It represents the third unsuccessful attempt at filming a Coward play in the past two decades. The other two, Easy Virtue and Relative Values, were both similarly cavalier adaptations of the original plays and essentially trivialised them into culture-clash romantic comedies involving a young American woman causing havoc in an aristocratic English family. Given that neither play is as accomplished as Blithe Spirit, their liberties with the source material are more forgivable, and they each have fleeting incidental pleasures, including – coincidentally – enjoyable Colin Firth performances in both. Yet they sacrifice Coward’s acerbic wit for broad farce and even their star-studded casts could not make either a success at the box office. Given the failure of the latest Coward adaptation, there seems unlikely to be another one soon.

It seems as if staging one of his Coward’s plays with great actors is an all but guaranteed hit

If one judged the playwright solely on the film versions of his work, one might be forgiven for believing that he had never been particularly accomplished, and that his once immensely popular plays were museum pieces, best left behind in the Twenties and Thirties. However, this is at odds with the continued popularity of the theatrical revivals of his work. This has included recent acclaimed productions of Present Laughter with award-winning performances in both London and New York from Andrew Scott and Kevin Kline as Coward’s alter-ego, the vain actor Garry Essendine, a riotous Private Lives with Anna Chancellor and Toby Stephens and a far superior Blithe Spirit with none other than Angela Lansbury as Madame Arcati and the great Charles Edwards in imperious form as Charles Condomine, the suave novelist who finds his life interrupted by the unanticipated return of his first wife Elvira in spectral form.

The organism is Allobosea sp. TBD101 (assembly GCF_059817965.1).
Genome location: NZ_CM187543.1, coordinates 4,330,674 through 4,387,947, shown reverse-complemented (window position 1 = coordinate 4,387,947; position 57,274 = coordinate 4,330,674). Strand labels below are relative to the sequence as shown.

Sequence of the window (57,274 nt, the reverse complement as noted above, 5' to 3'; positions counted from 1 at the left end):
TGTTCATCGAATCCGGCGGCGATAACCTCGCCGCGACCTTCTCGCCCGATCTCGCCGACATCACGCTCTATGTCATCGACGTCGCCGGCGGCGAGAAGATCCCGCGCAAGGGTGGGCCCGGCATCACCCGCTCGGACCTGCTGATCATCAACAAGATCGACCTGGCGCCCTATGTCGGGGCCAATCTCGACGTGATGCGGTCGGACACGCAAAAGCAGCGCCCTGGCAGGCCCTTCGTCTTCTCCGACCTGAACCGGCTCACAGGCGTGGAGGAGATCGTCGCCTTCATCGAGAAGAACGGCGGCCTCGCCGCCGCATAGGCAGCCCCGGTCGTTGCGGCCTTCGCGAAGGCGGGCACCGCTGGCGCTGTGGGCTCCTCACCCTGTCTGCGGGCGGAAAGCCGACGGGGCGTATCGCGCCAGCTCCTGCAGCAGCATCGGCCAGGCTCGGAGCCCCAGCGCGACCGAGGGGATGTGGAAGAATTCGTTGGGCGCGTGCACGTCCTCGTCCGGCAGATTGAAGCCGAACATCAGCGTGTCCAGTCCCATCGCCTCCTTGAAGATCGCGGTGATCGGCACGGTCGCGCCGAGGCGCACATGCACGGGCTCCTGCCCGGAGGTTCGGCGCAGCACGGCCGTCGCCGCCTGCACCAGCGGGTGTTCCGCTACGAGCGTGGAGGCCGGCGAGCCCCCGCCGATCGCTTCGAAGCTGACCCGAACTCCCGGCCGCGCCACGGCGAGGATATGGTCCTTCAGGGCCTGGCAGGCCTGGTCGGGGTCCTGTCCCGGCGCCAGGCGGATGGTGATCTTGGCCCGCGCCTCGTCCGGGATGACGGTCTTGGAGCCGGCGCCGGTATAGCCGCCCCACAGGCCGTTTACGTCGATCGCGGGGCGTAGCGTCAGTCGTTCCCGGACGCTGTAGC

Indeed, like Coward’s contemporary and friend Terence Rattigan, it seems as if staging one of his plays with great actors is an all but guaranteed hit, if it is done the right way. Tellingly, the major exception to this recently was a poorly received 2018 Chichester Festival Theatre production of Present Laughter starring Rufus Hound as Essendine. Michael Billington, usually a generous critic, dismissed it in The Guardian as “an orgy of exaggeration” and railed against its “measureless vulgarity” and “belligerent coarseness”. It is impossible to know exactly what the director Sean Foley intended, but one suspects that he, like the makers of Blithe Spirit, felt that audiences might not find Coward’s play sufficiently funny on its own and that it needed some sort of over-emphasis in order to get the laughs that it deserved.